These are not signs that something is wrong, rather the misinterpretation of the symptoms of anxiety. You are feeling anxious in your workplace, your body responds accordingly, and then you interpret that reaction as danger. Catastrophic thoughts lead to a growing sense of panic, and the physical symptoms ramp up… and so the cycle continues.

If you wind this cycle too tightly, the threat of panic at work can cause you to fear leaving the safety of your home. Perhaps you decide to work from home for a day or two. Maybe you take some sick leave. Before you know it, the thought of going back to work is enough to bring on panic.

How to reign the vigilance back in

As you can see, the problem now is that we are anxious about everything, and we feel we have lost control. This is not a good way to be going into work. How has everything become scary all of a sudden? The truth is, the anxiety has always been there, we were just able to manage it before. Now, however, we no longer trust those coping skills for any level of anxiety.

To tackle panic, it is crucial to understand your body, and how it reacts under stress. As frightening as they seem, is it very important to understand that we are in absolutely no physical danger during a panic attack. Sometimes just thinking “this is my body’s way of protecting me” can help in the moment. (see the end of this article for more information on the body’s threat system).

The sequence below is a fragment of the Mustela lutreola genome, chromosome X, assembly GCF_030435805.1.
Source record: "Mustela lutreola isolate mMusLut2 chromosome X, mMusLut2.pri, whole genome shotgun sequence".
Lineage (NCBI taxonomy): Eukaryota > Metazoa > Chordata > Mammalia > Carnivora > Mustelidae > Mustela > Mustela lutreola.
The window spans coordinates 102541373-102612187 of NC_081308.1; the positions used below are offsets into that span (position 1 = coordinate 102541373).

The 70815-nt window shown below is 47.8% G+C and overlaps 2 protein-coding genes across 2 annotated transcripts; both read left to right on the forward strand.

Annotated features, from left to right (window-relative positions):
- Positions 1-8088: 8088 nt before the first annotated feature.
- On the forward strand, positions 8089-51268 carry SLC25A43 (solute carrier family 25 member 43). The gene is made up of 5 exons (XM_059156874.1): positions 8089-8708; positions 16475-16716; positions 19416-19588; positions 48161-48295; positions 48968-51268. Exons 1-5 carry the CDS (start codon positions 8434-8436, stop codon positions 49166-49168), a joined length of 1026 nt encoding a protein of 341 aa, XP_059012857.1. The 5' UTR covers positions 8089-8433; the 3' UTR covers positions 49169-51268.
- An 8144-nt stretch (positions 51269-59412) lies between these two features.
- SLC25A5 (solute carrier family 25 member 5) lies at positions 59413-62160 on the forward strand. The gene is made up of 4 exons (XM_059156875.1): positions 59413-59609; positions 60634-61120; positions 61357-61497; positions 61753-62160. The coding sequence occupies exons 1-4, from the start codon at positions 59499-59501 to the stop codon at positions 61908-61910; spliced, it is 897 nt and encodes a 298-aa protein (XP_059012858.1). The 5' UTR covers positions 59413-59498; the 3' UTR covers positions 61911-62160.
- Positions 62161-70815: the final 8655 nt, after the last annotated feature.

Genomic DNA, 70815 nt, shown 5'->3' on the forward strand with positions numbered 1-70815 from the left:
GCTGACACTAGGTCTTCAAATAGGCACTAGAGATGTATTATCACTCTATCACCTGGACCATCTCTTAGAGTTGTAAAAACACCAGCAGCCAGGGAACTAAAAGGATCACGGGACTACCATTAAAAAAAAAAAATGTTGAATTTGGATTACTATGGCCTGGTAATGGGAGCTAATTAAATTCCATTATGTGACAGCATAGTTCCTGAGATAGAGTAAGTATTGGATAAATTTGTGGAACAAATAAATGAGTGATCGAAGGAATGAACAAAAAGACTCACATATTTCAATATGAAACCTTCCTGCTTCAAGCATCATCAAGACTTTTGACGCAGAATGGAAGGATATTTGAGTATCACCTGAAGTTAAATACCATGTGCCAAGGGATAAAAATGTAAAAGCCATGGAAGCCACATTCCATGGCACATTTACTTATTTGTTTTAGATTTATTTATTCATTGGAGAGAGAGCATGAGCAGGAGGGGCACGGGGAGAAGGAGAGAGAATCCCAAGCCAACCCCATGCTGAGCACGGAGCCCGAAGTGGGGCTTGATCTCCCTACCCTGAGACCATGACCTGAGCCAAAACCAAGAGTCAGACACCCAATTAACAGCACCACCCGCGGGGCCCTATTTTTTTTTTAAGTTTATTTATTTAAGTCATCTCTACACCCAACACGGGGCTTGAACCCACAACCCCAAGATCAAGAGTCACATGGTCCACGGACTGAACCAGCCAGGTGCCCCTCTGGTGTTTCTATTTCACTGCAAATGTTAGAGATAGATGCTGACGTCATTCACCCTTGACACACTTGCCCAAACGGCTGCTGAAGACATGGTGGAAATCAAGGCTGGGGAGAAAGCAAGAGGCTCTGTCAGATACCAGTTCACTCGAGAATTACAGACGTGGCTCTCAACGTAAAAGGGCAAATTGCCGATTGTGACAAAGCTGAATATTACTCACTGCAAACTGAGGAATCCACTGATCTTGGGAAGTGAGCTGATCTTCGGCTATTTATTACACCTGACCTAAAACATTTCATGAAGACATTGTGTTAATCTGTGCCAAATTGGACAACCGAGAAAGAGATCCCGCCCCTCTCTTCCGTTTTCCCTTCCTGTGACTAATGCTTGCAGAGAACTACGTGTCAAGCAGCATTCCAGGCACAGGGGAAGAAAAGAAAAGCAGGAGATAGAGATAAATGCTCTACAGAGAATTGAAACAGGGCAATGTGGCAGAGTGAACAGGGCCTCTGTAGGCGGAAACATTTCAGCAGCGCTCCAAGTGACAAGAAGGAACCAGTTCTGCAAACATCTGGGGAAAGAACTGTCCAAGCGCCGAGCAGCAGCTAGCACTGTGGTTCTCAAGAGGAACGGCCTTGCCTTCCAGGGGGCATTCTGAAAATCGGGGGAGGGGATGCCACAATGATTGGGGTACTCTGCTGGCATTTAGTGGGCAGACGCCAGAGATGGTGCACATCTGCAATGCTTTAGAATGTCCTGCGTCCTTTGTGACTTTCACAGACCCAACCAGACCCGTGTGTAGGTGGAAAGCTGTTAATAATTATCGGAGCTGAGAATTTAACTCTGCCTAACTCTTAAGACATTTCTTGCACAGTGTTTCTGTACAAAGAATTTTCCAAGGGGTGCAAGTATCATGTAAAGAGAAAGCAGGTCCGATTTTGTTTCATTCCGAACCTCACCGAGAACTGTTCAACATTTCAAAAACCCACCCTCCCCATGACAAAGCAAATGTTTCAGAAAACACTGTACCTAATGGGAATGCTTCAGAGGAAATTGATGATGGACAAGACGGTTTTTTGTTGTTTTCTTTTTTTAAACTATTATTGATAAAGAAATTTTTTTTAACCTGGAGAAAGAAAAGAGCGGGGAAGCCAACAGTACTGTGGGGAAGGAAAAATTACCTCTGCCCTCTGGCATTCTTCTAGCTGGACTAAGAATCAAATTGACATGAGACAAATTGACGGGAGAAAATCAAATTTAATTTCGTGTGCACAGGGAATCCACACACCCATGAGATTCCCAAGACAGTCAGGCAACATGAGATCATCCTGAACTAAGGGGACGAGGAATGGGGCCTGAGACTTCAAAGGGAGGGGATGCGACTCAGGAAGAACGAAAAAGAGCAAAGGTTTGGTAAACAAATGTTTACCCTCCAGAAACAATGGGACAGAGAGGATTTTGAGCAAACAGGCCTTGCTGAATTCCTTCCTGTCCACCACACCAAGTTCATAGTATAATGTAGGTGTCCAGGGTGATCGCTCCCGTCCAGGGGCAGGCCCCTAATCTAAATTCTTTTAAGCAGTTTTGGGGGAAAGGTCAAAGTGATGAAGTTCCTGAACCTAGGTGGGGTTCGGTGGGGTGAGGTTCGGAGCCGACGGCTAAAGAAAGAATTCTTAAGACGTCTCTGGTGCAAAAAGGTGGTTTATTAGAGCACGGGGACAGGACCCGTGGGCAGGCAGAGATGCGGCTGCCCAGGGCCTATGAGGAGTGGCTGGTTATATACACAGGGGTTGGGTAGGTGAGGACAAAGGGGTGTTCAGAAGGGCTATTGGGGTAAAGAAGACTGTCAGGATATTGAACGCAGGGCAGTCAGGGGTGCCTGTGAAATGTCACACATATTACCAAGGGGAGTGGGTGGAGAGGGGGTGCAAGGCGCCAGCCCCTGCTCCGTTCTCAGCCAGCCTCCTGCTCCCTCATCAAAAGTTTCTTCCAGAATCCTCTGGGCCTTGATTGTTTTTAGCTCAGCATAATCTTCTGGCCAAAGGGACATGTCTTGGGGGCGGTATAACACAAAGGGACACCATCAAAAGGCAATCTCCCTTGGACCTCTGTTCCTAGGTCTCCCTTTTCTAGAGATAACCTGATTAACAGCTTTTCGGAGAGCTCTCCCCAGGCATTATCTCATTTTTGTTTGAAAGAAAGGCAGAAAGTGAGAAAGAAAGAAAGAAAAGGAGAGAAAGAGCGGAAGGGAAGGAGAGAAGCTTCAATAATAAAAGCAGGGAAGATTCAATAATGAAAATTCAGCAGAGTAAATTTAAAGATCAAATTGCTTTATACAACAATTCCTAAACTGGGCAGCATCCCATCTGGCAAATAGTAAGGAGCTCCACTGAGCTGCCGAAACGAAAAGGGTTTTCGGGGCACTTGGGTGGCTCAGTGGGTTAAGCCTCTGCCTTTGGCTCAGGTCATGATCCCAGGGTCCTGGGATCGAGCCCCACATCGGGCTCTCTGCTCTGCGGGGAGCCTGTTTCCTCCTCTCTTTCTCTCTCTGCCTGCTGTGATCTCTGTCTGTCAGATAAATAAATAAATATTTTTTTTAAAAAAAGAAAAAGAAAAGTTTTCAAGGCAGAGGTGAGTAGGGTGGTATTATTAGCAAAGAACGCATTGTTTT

When we are so caught up in our internal state, the world around us loses focus. This is when becoming less vigilant of internal cues can be very beneficial. Knowing what is happening in your body, and why, can really help lowering the need for such vigilance. When we are less focused internally we are also less likely to presume others can see how we feel.

Are people really noticing how anxious you feel you look? Instead of presuming they are, take a look around. It will take you out of your head for a moment, but it will also show you people busy with their day.

For further reading:

Here is an article on the symptoms and triggers of a Panic Attack
Here is an article on the symptoms of anxiety
Here is a diagram of what happens to your body when it is reacting to a threat.

Help information

If you need help please talk to friends, family, a GP, therapist or one of the free confidential helpline services. For a full list of national mental health services see yourmentalhealth.ie.

  • Samaritans 116 123 or email jo@samaritans.org
  • Pieta House National Suicide Helpline 1800 247 247 or email mary@pieta.ie – (suicide prevention, self-harm, bereavement) or text HELP to 51444 (standard message rates apply)
  • Aware 1800 80 48 48 (depression, anxiety)

If living in Ireland you can find accredited therapists in your area here:

Stewart Geddes
Stewart Geddes
Stewart Geddes is a Counsellor and Psychotherapist based in South and West Dublin. He specialises in anxiety and how it affects our working lives. He worked for 17 years in multinational companies in the professional arena, and now helps young professionals recognise, understand, and overcome their anxiety. You can find him at themoodlab.ie, on facebook, or twitter.